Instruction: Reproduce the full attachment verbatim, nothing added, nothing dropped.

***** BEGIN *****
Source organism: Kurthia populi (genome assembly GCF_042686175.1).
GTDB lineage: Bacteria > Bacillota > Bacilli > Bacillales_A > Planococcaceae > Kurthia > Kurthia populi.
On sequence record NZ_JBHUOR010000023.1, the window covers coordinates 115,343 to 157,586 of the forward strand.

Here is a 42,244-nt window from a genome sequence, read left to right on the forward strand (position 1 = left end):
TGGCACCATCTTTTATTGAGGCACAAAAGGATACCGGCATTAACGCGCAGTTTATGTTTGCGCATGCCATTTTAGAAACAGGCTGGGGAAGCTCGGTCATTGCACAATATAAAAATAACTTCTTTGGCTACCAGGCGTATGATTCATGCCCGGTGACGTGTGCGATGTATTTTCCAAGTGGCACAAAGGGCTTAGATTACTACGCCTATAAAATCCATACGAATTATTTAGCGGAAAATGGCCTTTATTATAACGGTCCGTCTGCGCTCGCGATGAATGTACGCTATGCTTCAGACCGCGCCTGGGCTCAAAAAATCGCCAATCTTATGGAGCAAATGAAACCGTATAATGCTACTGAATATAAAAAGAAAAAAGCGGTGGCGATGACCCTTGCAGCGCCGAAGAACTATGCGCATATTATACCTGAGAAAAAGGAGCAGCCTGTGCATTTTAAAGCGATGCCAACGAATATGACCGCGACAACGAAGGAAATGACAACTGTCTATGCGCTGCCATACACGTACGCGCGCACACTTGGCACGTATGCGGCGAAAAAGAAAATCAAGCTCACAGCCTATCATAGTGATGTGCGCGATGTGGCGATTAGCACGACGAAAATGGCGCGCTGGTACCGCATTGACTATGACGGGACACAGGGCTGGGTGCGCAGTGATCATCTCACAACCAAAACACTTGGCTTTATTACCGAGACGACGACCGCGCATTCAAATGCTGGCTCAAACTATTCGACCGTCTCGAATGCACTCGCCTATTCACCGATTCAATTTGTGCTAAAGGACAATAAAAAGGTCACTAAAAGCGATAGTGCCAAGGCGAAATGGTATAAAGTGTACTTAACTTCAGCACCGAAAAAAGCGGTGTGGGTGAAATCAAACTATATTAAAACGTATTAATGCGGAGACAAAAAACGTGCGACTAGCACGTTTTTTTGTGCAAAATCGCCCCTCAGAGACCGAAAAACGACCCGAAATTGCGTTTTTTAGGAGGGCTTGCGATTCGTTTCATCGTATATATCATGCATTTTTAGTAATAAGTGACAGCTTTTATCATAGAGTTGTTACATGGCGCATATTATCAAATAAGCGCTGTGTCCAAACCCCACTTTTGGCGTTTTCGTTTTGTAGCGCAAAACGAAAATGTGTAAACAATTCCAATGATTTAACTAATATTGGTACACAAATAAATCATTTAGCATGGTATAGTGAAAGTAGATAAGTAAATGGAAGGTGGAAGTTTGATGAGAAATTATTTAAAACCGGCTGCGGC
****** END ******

Source organism: Kurthia populi (genome assembly GCF_042686175.1).
GTDB lineage: Bacteria > Bacillota > Bacilli > Bacillales_A > Planococcaceae > Kurthia > Kurthia populi.
On sequence record NZ_JBHUOR010000023.1, the window covers coordinates 115,343 to 157,586 of the forward strand.

Here is a 42,244-nt window from a genome sequence, read left to right on the forward strand (position 1 = left end):
TGGCACCATCTTTTATTGAGGCACAAAAGGATACCGGCATTAACGCGCAGTTTATGTTTGCGCATGCCATTTTAGAAACAGGCTGGGGAAGCTCGGTCATTGCACAATATAAAAATAACTTCTTTGGCTACCAGGCGTATGATTCATGCCCGGTGACGTGTGCGATGTATTTTCCAAGTGGCACAAAGGGCTTAGATTACTACGCCTATAAAATCCATACGAATTATTTAGCGGAAAATGGCCTTTATTATAACGGTCCGTCTGCGCTCGCGATGAATGTACGCTATGCTTCAGACCGCGCCTGGGCTCAAAAAATCGCCAATCTTATGGAGCAAATGAAACCGTATAATGCTACTGAATATAAAAAGAAAAAAGCGGTGGCGATGACCCTTGCAGCGCCGAAGAACTATGCGCATATTATACCTGAGAAAAAGGAGCAGCCTGTGCATTTTAAAGCGATGCCAACGAATATGACCGCGACAACGAAGGAAATGACAACTGTCTATGCGCTGCCATACACGTACGCGCGCACACTTGGCACGTATGCGGCGAAAAAGAAAATCAAGCTCACAGCCTATCATAGTGATGTGCGCGATGTGGCGATTAGCACGACGAAAATGGCGCGCTGGTACCGCATTGACTATGACGGGACACAGGGCTGGGTGCGCAGTGATCATCTCACAACCAAAACACTTGGCTTTATTACCGAGACGACGACCGCGCATTCAAATGCTGGCTCAAACTATTCGACCGTCTCGAATGCACTCGCCTATTCACCGATTCAATTTGTGCTAAAGGACAATAAAAAGGTCACTAAAAGCGATAGTGCCAAGGCGAAATGGTATAAAGTGTACTTAACTTCAGCACCGAAAAAAGCGGTGTGGGTGAAATCAAACTATATTAAAACGTATTAATGCGGAGACAAAAAACGTGCGACTAGCACGTTTTTTTGTGCAAAATCGCCCCTCAGAGACCGAAAAACGACCCGAAATTGCGTTTTTTAGGAGGGCTTGCGATTCGTTTCATCGTATATATCATGCATTTTTAGTAATAAGTGACAGCTTTTATCATAGAGTTGTTACATGGCGCATATTATCAAATAAGCGCTGTGTCCAAACCCCACTTTTGGCGTTTTCGTTTTGTAGCGCAAAACGAAAATGTGTAAACAATTCCAATGATTTAACTAATATTGGTACACAAATAAATCATTTAGCATGGTATAGTGAAAGTAGATAAGTAAATGGAAGGTGGAAGTTTGATGAGAAATTATTTAAAACCGGCTGCGGC